Duck Soup (1933) ★★★★★ 4/5
Duck Soup starts immediately with an extremely current topic. The government of the fictitious Fredonia has gone Bankrupt and is looking for funding from alternative sources. In this instance, the extremely wealthy Mrs. Teasdale (Margaret Dumont) plans to donate millions of dollars, but only if the current leader steps down and allows the country to be run by Rufus T. Firefly (Groucho Marx).
The leaders of Fredonia agree that the present leader should step down and soon Firefly, along with his assistant Bob Roland (Zeppo Marx), is heading the country. While the budget issue is resolved, there is a new threat of war from a neighboring country of Sylvanian lead by Trentino (Louis Calhern). In an effort to gain the upper hand as the threat of war approaches, Trentino hires two spies. These spies, Chicolini (Chico Marx) and Pinky (Harpo Marx) are completely incompetent. Eventually they become associates of Firefly and when battle ensues, they help Firefly win the war.
The plot of this movie is nothing more then a stage for the Marx Brothers to use witty dialogue and fast paced gags. The movie is quick. Constant movement and play on words comprise the bulk of the movie. It's a film you can't look away from because you might miss something. Chances are even if you are watching you will miss something. One liners delivered through the film are play on words that in some cases are so subtle that you might not get them until after they have been slung. Poor enunciation of several words is used to further bring along dialect unexpected. Many times I was actually throw back as to how sexual in nature some of the comments were. While today, sexual dialogue in movies is nothing new, the implied meanings of some of the lines seem quite bold for 1933. Clearly, this film was years ahead of it's time in the medium of film.
Physically, the comedy is a combination of what the Marx Brothers learned in their Vaudeville days with a new twist as a result of editing. Smooth choreography and constant motion allow for antics to be performed throughout the film. Chico Marx and Harpo Marx work well together in scenes where they antagonize a third part. There are two scenes in particular here. One involving their report to Trentino on Firefly's activities. Another involving a lemonaid salesman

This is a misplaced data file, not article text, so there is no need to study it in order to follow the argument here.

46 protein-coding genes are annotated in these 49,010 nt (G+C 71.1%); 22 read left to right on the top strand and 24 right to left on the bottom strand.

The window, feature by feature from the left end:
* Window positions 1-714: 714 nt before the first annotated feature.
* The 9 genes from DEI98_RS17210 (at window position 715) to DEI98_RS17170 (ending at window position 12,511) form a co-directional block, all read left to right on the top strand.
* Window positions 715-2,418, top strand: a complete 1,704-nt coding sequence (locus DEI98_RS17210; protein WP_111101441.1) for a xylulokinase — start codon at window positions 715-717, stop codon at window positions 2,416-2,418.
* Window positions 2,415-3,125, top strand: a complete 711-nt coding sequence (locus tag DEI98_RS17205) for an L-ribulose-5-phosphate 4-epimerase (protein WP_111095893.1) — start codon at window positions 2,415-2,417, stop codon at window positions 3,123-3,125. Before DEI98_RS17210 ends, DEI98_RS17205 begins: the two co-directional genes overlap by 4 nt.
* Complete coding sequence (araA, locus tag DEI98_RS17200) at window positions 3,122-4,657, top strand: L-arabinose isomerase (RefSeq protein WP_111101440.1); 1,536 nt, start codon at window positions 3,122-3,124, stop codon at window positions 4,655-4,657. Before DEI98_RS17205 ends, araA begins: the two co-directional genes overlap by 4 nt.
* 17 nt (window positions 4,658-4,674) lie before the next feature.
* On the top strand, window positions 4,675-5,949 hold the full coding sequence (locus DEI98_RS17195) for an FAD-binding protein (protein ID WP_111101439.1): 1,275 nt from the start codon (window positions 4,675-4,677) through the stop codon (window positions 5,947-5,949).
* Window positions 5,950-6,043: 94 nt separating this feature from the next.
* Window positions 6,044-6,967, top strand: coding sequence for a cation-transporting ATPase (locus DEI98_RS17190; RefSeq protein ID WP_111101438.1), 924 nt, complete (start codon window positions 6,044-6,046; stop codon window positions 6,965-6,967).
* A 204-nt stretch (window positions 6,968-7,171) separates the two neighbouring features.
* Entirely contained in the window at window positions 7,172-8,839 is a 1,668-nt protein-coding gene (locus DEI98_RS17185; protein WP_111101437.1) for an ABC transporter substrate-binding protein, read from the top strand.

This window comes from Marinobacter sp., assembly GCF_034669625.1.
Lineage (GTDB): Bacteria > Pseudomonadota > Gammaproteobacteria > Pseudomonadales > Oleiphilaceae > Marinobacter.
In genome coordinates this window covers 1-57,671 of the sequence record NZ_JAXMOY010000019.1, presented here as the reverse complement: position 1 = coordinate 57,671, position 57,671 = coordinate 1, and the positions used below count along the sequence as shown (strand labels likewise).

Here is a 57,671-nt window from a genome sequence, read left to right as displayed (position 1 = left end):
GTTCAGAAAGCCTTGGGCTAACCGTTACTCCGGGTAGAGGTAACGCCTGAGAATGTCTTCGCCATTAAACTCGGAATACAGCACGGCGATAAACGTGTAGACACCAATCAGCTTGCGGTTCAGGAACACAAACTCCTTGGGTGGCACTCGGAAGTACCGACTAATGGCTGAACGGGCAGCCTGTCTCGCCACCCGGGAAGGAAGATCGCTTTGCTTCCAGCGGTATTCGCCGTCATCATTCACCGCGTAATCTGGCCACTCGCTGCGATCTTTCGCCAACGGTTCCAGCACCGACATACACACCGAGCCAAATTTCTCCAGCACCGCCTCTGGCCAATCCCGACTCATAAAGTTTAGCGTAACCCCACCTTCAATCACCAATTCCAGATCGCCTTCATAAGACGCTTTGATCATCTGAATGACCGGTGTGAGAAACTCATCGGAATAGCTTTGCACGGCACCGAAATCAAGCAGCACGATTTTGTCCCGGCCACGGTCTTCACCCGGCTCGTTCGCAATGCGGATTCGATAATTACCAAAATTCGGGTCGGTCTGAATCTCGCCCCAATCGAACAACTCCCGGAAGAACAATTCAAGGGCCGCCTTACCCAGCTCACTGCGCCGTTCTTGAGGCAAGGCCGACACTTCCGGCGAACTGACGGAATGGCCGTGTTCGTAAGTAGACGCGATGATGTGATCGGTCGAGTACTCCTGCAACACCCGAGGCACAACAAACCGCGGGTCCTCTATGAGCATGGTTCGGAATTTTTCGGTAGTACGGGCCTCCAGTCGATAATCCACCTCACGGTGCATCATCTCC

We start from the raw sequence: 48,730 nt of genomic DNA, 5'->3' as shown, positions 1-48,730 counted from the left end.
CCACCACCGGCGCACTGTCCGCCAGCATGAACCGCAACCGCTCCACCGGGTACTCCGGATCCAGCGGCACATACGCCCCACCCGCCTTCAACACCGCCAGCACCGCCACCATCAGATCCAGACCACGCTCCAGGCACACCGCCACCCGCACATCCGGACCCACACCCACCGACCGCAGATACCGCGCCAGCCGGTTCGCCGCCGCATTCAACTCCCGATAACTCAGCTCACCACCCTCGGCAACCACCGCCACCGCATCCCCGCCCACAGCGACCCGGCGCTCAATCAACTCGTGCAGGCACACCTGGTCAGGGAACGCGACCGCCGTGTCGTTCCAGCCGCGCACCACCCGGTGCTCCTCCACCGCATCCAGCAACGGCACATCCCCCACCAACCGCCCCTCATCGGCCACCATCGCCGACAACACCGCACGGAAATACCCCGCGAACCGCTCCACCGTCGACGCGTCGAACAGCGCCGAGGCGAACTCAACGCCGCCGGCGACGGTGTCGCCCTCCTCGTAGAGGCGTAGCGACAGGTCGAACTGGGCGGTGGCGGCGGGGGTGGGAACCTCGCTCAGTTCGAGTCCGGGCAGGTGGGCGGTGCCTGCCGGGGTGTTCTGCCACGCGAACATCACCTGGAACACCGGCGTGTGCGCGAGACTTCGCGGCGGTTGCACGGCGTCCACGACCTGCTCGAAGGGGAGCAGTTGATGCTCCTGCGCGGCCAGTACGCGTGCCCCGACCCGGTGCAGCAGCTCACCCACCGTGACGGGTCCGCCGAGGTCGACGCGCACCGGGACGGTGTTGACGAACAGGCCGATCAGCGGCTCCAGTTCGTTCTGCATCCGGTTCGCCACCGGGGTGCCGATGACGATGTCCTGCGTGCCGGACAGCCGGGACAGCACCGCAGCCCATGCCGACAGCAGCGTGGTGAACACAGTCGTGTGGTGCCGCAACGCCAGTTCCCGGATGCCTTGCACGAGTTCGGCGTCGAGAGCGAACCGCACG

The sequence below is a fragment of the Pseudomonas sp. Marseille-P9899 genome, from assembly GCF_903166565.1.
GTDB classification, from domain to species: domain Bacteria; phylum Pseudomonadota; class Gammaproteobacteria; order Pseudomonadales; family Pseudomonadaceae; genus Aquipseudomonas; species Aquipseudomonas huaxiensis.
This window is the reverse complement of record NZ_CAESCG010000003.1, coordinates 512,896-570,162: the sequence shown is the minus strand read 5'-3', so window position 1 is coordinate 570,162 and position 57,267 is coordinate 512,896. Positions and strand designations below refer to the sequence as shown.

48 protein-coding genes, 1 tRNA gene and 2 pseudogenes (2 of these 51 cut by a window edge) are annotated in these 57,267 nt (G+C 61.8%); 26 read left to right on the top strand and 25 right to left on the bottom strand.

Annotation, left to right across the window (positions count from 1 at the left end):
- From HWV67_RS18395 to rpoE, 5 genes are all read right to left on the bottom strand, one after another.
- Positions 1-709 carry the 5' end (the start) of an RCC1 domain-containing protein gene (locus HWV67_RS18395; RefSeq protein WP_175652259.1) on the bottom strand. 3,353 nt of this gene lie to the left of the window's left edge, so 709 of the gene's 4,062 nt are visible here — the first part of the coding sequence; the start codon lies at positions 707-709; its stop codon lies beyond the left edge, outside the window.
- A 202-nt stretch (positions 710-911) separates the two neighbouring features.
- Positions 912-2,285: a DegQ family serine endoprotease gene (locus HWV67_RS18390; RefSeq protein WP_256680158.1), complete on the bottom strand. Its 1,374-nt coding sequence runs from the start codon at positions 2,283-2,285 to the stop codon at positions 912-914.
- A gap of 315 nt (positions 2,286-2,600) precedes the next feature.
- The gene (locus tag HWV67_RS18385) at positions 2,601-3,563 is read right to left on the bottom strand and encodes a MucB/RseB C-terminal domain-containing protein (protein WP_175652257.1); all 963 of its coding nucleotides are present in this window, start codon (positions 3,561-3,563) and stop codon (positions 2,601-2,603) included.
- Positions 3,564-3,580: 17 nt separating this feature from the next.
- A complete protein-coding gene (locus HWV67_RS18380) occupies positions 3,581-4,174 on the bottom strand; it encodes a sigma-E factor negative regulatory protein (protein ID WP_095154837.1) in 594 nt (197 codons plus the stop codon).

(Edgar Kennedy) who the duo annoy beyond belief. Amazingly, Harpo Marx does it without speaking a work . . . or even blinking. Halfway through the film I realized Harpo Marx never blinked. I then became fixed on trying to find a moment where he blinks. I failed to find that.
There are subtle things throughout the film which help to make it a classic in the sense that you will never see the same film twice. Everytime you watch it you will pick up on something new. Whether it be a missed one liner, a subtle physical movement or the references. Throughout the film, the music used comes from other sources. It is a primitive form of sampling and for those of you who know music well, you should be paying attention to what is playing in the background during different scenes. The music picked correlates to the scene. Another thing you may notice the second time around is the costume changes. This holds particularily true in the war scene. I also couldn't help noticing how fit Zeppo Marx was.
Of course the most famous scene in the movie is the mirror scene. In this scene, a giant mirror is broken. This happens while Groucho Marx chases Harpo Marx. In having no place to hide, Harpo Marx goes on the opposite side of where the mirror would have been and mimicks Groucho Marx move for move. A very well done and entertaining scene.
The influences of this movie can be seen even in comedies of today. Whether it is playing music related to a scene, editing in/out props, slapstick, one liners, gags, or whatever, this movie really did have an impact. Let's not forget that each of them played a character and stayed true to that character from film to film, and even from film to television. While true it is not a great movie in terms of story, it is a fine exmple of why the Marx Brothers were such a powerful force in entertainment from the 20's to the 70's. This movie solidifies their existence as major stars. Every movie buff and pop culture junkie knows who these brothers are. Admittedly, if it wasn't for this book, I probably never would have seen this movie. I am glad I did because it helps to see why the Marx Brothers are held in such high regard. You must see this movie to appreciate how the Brothers transformed from Vaudville to Film, as well as how comedy was intially presented in the medium.